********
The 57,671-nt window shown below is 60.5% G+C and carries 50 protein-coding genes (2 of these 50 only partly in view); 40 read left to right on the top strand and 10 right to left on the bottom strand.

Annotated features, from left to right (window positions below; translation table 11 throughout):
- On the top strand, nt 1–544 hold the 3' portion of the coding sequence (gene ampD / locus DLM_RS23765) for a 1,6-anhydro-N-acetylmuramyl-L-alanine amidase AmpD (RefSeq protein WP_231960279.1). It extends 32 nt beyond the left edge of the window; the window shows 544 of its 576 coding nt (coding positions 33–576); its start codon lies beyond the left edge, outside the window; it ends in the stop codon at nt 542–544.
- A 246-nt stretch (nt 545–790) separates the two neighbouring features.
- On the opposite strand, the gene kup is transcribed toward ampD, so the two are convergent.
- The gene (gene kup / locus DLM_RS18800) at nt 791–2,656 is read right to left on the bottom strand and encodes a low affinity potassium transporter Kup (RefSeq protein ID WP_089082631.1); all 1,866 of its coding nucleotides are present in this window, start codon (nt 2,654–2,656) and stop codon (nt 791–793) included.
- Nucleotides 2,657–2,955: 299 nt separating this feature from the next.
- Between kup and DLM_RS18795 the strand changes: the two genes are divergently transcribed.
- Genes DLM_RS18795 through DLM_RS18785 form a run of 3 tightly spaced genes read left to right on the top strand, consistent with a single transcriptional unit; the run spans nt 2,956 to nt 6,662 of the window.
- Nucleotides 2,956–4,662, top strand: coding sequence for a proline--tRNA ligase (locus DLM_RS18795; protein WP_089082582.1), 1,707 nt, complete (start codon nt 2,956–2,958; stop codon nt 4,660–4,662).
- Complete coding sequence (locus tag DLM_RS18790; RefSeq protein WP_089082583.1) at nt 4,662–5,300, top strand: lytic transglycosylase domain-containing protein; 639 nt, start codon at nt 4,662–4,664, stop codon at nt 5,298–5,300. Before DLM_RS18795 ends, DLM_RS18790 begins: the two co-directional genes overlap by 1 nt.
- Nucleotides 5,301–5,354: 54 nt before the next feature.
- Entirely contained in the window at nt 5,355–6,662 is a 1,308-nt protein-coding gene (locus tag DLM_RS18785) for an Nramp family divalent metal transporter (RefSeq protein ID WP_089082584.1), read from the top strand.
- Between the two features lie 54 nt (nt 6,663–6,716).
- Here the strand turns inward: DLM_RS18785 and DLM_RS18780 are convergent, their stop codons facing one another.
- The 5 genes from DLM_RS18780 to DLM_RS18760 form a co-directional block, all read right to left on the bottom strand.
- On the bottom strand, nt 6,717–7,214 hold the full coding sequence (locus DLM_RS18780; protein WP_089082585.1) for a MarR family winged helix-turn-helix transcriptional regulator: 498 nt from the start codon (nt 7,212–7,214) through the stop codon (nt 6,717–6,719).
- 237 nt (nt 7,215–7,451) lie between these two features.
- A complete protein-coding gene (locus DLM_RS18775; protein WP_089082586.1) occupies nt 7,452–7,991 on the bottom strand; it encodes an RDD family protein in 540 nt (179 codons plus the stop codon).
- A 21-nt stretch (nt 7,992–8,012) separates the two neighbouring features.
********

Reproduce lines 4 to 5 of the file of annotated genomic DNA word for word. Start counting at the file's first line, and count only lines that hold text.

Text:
- A 246-nt stretch (nt 545–790) separates the two neighbouring features.
- On the opposite strand, the gene kup is transcribed toward ampD, so the two are convergent.